Why We Are Wheezing: CO2 And Asthma

co2 emissions

Whatever your thoughts on global warming, one disturbing fact recently surfaced: Carbon Dioxide (CO2) emissions in the atmosphere have reached a peak level not seen for over 3 million years.CO2 monitoring stations high on the Mauna Loa volcano (Hawaii), run by the National Oceanic and Atmospheric Administration (NOAA), announced the record measurement in early May. The daily average has passed 400 ppm for the first time since readings began in 1958 and is predicted to rise to 720 ppm by 2075. This is the culmination of a steady rise from 280 ppm at the beginning of the age of industrialization.

CO2 Emissions in the Industrial Age

How do we know what the air was like millions of years ago? Incredibly, we can actually evaluate the air from millions of years ago by analyzing air trapped in ancient glacial or permafrost ice. You have to go back 3-5 million years to find these levels in “fossil” air. During that era, the temperature was several degrees higher than today, even higher in the polar regions. This caused forests to grow all the way to the Northern edge of the Arctic Ocean (treeless tundra today).

Why does all this matter to me as a physician, and as someone interested in the issue of survival in times of trouble? Because higher CO2 levels have an impact on your health in ways you may not realize. Due to higher pollen counts and longer pollen seasons, especially in the Northern latitudes, more and more people are testing positive for allergies. In many parts of the U.S., 20% of the population is allergic to, for example, ragweed.
Studies show that the more CO2 in the air, the more plants grow. This may allow us to grow more food, perhaps, but it also means that there’s a lot more pollen. It also means more hay fever and asthmatic reactions. Allergists all over the country are noticing that their patients are requiring stronger and stronger therapy to treat their condition. Let’s discuss asthmatic reactions and what you can do about them.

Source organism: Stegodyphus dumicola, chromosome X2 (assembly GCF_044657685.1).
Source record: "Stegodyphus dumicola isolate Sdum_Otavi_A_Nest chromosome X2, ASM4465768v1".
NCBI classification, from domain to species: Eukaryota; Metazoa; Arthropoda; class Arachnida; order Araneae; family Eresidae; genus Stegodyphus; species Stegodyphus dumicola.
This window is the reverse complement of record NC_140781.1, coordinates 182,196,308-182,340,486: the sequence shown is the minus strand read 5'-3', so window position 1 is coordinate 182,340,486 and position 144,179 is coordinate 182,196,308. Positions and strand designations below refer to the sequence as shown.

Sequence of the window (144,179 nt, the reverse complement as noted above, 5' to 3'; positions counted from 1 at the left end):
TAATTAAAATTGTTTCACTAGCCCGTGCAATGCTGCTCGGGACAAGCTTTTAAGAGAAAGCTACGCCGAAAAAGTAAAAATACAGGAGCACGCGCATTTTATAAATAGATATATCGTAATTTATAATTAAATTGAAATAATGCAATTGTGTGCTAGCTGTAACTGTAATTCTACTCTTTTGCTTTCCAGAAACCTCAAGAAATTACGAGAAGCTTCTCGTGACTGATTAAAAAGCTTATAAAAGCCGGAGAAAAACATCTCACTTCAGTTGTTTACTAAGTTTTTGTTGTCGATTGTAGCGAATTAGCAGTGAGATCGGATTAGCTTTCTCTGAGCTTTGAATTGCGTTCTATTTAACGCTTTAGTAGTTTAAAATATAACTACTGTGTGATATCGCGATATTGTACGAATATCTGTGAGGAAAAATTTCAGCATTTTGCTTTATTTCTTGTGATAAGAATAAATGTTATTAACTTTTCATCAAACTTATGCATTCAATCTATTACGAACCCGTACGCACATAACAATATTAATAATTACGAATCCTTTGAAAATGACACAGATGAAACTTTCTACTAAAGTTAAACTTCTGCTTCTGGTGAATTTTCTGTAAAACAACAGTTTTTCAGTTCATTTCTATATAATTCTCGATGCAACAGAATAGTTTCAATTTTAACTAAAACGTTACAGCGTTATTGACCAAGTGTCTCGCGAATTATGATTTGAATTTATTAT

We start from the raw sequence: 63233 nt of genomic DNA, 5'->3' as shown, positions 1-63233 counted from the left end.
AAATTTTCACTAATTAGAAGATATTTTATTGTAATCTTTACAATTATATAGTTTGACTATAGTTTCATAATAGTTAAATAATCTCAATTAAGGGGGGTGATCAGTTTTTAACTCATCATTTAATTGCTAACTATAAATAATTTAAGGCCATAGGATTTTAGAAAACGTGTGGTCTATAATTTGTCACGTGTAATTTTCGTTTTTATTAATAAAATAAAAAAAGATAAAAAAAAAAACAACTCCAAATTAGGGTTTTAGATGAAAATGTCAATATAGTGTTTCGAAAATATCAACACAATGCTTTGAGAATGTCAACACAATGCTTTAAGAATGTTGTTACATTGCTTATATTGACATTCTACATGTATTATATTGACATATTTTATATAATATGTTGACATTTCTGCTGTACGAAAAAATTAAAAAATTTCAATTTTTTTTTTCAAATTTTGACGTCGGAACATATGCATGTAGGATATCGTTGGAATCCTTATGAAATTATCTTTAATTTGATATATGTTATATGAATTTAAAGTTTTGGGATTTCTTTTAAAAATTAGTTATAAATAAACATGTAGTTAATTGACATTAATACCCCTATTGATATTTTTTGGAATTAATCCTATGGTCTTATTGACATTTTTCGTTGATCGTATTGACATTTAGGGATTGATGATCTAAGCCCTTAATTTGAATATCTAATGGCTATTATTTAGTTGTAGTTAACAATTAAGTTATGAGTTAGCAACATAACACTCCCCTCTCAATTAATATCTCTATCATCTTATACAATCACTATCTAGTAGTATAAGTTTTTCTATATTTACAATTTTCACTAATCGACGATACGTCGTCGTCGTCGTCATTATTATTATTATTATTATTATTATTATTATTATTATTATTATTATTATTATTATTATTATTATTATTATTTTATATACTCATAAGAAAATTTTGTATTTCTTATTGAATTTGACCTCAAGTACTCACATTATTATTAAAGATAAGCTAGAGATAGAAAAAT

asthma-airways_lg

What is Asthma?

Asthma is a chronic condition that affects your ability to breathe. It affects the airways, which are the tubes that transport air to your lungs. When people with asthma are exposed to a substance that they are allergic to (an “allergen”), these airways become inflamed. As the airways become swollen, the diameter of the airway decreases and less air gets to the lungs. As such, you will develop shortness of breath, tightness in your chest, and start to wheeze and cough. This is referred to as an “asthma attack”.

In rare situations, the airways can become so constricted that a person could suffocate from lack of oxygen. This extreme condition is sometimes referred to as “Status Asthmaticus”. Here are common allergens that trigger an asthmatic attack:

  • Pollen
  • Pet or wild animal dander
  • Dust or the excrement of dust mites
  • Mold and mildew
  • Smoke
  • Severe stress
  • Pollutants in the air
  • Some medicines
  • Exercise

There are many myths associated with asthma; the below are just some:

  • Asthma is contagious. (False)
  • You will grow out of it. (False-it might become dormant for a time but you are always at risk for it returning)
  • It’s all in your mind. (False)
  • If you move to a new area, your asthma will go away. (False – it may go away for a while, but eventually you will become sensitized to something else and it will likely return)

Here’s a “true” myth: Asthma is, indeed, hereditary. If both parents have asthma, you have a 70% chance of developing it compared to only 6% if neither parent has it.

Asthmatic symptoms may be different from attack to attack and from individual to individual. Some of the symptoms are also seen in heart conditions and other respiratory illnesses, so it’s important to make the right diagnosis. Symptoms may include: